In heavy collaboration since 1998, bluegrass icons Peter Rowan and Tony Rice have developed a symbiotic relationship based on their mutual appreciation of each other’s unique sound and style.

“My goal is to stand there with an acoustic guitar and enhance what Peter does,” explains Rice. “In turn, he offers a vehicle for me to play the guitar the way I want to.”

Perhaps Rice is most well known for his collaboration with David Grisman and the Grateful Dead’s Jerry Garcia on the legendary Pizza Tapes, cut from an afternoon jam session in Grisman’s California home. Legend has it that the pizza boy stole the tape, and sure enough, bootleg versions began infiltrating the Grateful Dead community. When asked to confirm, Rice proclaims with a grin, “Oh sure, that’s the truth. The pizza boy must have realized who we were, and off he went with the tape.” And the rest was history.

Rowan, originally from New England, was first exposed to bluegrass in the post-World War II period. His childhood was spent wandering near Massachusetts’ famed Walden Pond, where he developed his deep love for everything pastoral and natural. He started traveling, seeking out the source of the music he loved. When he met renowned “father of bluegrass” Bill Monroe, he became determined to play with him one day. From that point on, Rowan rolled only with the best, and in fact, became one of them, collaborating with Grisman and Garcia in the bands Earth Opera and Old & In the Way.

Rowan’s songs speak of all things deeply spiritual, and most often stem from “a sudden juxtaposed experience” when he was taken out of his element or daily routine. His lyrics convey a sense of inner knowledge and deep connection with the environment, to which he credits his practice of Mahayana Buddhism. As he puts it, “the interaction between the inner world and the outer world is like a dance that’s going on.”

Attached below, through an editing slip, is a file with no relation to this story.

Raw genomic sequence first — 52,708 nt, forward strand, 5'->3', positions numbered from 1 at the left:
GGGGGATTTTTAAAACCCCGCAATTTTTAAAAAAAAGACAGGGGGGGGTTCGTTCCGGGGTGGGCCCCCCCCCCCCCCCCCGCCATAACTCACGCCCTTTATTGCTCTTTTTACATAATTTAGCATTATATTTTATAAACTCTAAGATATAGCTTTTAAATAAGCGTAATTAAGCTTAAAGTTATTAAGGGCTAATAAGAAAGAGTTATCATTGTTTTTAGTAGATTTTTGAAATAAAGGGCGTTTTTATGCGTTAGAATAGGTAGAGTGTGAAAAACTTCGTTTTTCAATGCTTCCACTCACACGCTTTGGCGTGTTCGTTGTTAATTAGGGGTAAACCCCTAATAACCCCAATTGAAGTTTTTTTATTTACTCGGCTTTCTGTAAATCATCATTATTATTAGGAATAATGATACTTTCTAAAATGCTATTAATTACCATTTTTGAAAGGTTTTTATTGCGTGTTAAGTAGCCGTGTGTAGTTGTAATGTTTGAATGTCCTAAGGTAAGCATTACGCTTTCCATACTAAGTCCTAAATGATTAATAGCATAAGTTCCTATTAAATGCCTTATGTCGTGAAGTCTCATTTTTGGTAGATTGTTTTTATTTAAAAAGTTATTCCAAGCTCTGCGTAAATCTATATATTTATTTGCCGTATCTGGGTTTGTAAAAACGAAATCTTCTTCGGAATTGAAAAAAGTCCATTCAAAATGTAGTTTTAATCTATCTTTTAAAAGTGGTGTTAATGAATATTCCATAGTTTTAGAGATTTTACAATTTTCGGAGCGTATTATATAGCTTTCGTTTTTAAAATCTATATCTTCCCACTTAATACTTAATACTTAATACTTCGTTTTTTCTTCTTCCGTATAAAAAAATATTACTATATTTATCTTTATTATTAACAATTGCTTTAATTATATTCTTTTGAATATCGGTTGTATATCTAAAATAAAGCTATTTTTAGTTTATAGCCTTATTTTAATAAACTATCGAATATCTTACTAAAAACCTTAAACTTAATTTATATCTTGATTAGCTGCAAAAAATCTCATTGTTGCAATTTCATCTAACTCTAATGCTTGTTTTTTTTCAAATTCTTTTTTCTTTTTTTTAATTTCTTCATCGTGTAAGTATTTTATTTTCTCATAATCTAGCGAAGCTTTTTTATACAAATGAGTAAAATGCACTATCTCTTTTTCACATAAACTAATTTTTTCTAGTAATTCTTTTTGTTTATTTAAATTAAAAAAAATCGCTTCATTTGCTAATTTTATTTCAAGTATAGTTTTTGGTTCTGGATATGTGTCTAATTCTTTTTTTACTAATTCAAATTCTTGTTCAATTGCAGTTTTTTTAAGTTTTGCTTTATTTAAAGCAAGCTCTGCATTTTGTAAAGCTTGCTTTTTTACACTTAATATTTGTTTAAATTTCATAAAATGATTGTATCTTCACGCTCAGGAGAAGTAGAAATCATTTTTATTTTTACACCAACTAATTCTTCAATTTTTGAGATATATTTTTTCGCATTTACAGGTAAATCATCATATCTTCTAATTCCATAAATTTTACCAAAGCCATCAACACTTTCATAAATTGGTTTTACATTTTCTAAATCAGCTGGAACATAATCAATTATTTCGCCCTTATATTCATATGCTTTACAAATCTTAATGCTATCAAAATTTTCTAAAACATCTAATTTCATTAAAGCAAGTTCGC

The fact that these two iconic musicians have come together in such a collaboration, still producing new music of the highest quality, is uncommon among musicians of such experience. As Rice explains, “I have no other goals and aspirations other than to just continue what I’ve been doing all my life. It’s not conscious; it’s just there.”

After over 40 years of playing, two Grammys, and 53 albums between them, a rock-hard confidence has set in. They play what they want, when they want to, and are utterly secure with that decision.

At this point, “I’m not going to alter my musicianship for anybody,” says Rice. “The higher authority that allows you the creativity – that’s the only person I have to answer to.” –Cassie Childers

Peter Rowan & The Tony Rice Quartet share the stage with String Cheese Incident, Dub Island Sound System perform at Blackbaud Stadium (1990 Daniel Island Dr. (971-4625) on Sun. Oct. 8 at 2 p.m. 4343). Cover is $31.50. For more information, go onllne to, and

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